#2: Find a system and take the time to set it up. You will have to decide how and by what means you will perform triage on your inbox. I already mentioned one method, but I had to take it up a serious notch for my primary email. This also goes back to the relationship with your inbox, which I’m assuming is a bit like mine. Too much mail comes to me and I need to delegate. Some of it is valid, or just what I need to see and/or be notified. The rest is usually junk. I wanted the triage to be embedded deeply within my project and client management system.
- I found and chose Microsoft Office 365, with a little help from my smartphone. My primary email is logged into my phone with most of the boxes I listed above. The inbox app on my mobile phone is a hub that groups all my inboxes in one place, which allows for targeted triage. Either through the notification panel as it comes in, or by going directly into the hub inbox (all inboxes in one stream, including social media and Office 365 Teams), I can quickly delete or answer emails as they come in. I don’t have to visit all of my different boxes.
- Heading back to my primary inbox, I have set up various automations within Office 365 to send messages into places where they can become actionable. When I flag a message, it shows up as a task on a specific task board (Microsoft Flow to Planner/Teams).
- I also set up an app that pulls in my inbox, and I can send the emails to different task boards (Microsoft PowerApps to Teams/Planner). This app can be used on any mobile device and on a computer.
- Emails can also be moved into my electronic notebook with a simple click (Microsoft Outlook to Microsoft OneNote). Each client has a section. The ability to place emails in OneNote also allows me to aggregate the text messages, so I email the text message stream from my phone into my email and move it into OneNote.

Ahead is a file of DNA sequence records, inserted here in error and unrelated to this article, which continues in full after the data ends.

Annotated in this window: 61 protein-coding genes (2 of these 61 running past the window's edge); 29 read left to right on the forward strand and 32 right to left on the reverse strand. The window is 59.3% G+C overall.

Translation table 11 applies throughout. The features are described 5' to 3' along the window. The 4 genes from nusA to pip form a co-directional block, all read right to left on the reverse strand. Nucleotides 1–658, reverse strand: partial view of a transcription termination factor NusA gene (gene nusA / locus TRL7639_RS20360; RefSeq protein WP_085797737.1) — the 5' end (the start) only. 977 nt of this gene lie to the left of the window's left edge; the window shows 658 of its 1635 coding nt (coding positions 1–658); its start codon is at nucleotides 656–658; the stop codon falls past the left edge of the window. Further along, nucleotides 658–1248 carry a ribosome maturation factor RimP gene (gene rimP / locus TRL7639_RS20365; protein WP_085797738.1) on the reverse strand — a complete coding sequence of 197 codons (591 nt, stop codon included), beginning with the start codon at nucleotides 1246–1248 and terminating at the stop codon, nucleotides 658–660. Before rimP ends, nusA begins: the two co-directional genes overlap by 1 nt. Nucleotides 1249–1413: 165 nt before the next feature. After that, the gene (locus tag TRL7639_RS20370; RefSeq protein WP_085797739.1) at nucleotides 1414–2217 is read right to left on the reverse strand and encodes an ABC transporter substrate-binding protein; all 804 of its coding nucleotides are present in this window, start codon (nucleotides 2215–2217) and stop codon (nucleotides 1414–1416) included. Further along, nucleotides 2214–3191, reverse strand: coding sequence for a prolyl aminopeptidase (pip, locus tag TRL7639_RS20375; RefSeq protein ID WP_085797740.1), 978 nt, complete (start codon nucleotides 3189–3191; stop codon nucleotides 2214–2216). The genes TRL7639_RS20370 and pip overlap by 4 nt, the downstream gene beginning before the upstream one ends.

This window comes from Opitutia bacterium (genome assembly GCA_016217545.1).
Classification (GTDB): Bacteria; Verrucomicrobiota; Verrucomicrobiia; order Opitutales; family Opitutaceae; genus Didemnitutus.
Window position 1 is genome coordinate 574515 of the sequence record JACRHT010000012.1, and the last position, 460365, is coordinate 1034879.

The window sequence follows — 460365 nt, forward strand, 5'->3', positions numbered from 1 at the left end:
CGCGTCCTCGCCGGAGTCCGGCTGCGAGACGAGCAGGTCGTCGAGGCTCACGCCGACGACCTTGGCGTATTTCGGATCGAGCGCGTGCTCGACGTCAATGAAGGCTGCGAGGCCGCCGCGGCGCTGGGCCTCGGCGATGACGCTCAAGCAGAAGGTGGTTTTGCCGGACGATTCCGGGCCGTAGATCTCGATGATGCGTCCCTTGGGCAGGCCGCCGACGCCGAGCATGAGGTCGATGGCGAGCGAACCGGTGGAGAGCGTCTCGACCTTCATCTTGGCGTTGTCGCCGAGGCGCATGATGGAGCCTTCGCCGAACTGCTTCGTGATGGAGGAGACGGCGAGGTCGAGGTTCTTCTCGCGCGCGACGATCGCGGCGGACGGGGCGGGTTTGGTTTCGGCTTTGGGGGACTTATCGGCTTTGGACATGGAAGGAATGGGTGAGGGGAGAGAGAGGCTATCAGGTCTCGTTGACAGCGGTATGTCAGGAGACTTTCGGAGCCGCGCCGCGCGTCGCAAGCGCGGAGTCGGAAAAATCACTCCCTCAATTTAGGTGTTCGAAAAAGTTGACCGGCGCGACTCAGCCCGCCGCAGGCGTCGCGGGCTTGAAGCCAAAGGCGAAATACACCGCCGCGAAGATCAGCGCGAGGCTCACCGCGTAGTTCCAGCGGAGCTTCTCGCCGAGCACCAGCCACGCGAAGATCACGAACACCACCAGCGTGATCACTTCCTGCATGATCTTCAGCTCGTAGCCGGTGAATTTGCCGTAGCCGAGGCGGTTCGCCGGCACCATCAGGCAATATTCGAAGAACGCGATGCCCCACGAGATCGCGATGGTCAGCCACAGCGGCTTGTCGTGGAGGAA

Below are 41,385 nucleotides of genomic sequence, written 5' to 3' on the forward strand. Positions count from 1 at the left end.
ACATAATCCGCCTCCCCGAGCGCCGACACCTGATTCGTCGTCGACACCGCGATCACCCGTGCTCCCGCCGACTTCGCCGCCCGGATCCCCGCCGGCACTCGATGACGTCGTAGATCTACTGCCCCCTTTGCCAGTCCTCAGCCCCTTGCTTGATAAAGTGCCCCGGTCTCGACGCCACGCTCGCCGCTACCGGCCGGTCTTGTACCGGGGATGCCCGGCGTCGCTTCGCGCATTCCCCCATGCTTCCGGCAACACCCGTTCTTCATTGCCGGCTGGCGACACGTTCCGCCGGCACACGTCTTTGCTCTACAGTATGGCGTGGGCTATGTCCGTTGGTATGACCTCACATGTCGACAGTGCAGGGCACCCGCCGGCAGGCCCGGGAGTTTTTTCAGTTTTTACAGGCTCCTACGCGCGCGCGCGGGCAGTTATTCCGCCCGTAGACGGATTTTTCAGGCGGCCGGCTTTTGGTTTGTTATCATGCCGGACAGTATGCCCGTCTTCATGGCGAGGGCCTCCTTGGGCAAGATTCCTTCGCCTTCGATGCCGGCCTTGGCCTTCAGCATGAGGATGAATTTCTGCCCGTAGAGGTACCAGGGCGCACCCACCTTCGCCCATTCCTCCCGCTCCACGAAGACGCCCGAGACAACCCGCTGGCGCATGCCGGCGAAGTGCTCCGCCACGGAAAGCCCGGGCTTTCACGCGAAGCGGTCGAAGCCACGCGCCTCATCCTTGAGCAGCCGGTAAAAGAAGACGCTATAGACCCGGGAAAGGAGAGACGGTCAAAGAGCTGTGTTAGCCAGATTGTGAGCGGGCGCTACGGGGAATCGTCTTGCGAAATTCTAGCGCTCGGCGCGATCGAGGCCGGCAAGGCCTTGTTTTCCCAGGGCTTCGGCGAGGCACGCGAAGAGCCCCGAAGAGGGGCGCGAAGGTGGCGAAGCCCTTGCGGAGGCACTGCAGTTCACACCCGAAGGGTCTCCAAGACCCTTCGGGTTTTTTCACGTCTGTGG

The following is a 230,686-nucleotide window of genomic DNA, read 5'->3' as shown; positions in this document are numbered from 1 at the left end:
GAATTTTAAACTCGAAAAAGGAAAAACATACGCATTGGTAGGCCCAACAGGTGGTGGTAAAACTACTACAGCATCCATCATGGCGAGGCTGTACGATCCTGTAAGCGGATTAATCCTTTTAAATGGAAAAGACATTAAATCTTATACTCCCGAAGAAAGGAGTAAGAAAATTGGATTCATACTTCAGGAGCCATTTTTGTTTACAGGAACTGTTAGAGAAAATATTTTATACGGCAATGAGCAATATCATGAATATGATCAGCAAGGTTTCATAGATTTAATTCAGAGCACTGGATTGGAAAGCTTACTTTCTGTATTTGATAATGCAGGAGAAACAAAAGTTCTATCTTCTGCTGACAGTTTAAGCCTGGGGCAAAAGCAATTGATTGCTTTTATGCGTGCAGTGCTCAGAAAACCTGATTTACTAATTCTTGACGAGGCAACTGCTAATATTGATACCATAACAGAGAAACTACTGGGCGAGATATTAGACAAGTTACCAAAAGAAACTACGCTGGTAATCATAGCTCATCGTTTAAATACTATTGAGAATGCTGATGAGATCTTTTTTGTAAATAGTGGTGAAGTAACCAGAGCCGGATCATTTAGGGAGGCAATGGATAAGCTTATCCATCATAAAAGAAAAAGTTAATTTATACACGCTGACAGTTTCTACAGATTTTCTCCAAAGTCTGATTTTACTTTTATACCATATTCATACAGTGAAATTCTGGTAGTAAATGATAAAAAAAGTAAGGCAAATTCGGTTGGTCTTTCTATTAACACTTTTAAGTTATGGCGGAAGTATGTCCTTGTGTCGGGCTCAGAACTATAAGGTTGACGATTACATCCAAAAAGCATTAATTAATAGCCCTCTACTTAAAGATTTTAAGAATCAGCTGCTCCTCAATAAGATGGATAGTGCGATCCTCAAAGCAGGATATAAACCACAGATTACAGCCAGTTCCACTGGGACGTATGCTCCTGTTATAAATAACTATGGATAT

- Emails from clients can be forwarded into channels in Teams. When this is done, the emails and attachments are saved in a folder automatically on Microsoft SharePoint. I see comments in channel conversations, task progress and comments on tasks directly in my inbox from Teams/Outlook groups.
I did some research, trial and error, and invested time into my setup to get it right for me and my firm. I ended up with Office 365 and Teams because everything is integrated. It also scales up or down nicely and easily. When I shop an app, one of my first questions is, “What does it talk to?” followed by, “How does it integrate within my firm’s (or client’s) ecosphere?”
#3: Stick to it! Make a commitment to your new system and be committed to not only using it, but also to changing or adopting certain behaviors in your workflow. Office 365 was not my first attempt at a system and workflow, but it was the one that stuck. There are so many systems because of our diversity as human beings. Each system or product attracts a certain type of user. You just need to find the one that is right for you and your firm.
Be disciplined with your behaviors. It’s a lot like the bank feeds in QuickBooks® Online. As emails come in, they have a set of rules, learned behavior and categories for transactions. Mine are simple. If it’s a notification, and I have seen it or made it actionable, it is deleted. If it is something for me to read later, I use the snooze function to bring it back if it is important, or I pin it. If it was an email I answered, I file it or send it to the appropriate Team channel.
I dedicate a set time to reading and responding to non-critical newsletters, group feeds and blog posts. If it doesn’t catch you by subject or the first two lines, delete it! I answer emails one to two times daily in the morning and in the evening. Most of the remaining emails is spam. Sometimes, there are emails I missed deleting, moving or sending, but there are ways to program rules into your inbox using Settings>Mail>Rules. I also love the Sweep function that allows me to move all messages from a specified sender to a specified folder. Gmail doesn’t have that.
As to the last bunch of messaging in my inbox … the “unanswered” and “I didn’t make it a task” client emails. Yes, I have those, and you do, too, so why are they sitting in our inboxes?
In my case, I don’t really want them as clients, but follow your gut and decide what’s best for you. Chances are good that you also cringe when you see those same clients calling or texting in.
As with many things in life, there is no right or wrong answer to the inbox conundrum. You have to find the solution that works for you and your firm, and the lifestyle you want to have. Check what you are already using and see what integrations it offers. Look within the settings of your email editor to see what automations can be set up. Shop your mobile device’s app store and see if there is an inbox app that does it better. Make sure the emails are being sent to the right place.
Put technology to work for you, only answer email during working hours and most importantly, finish your setup so nothing slips through the cracks!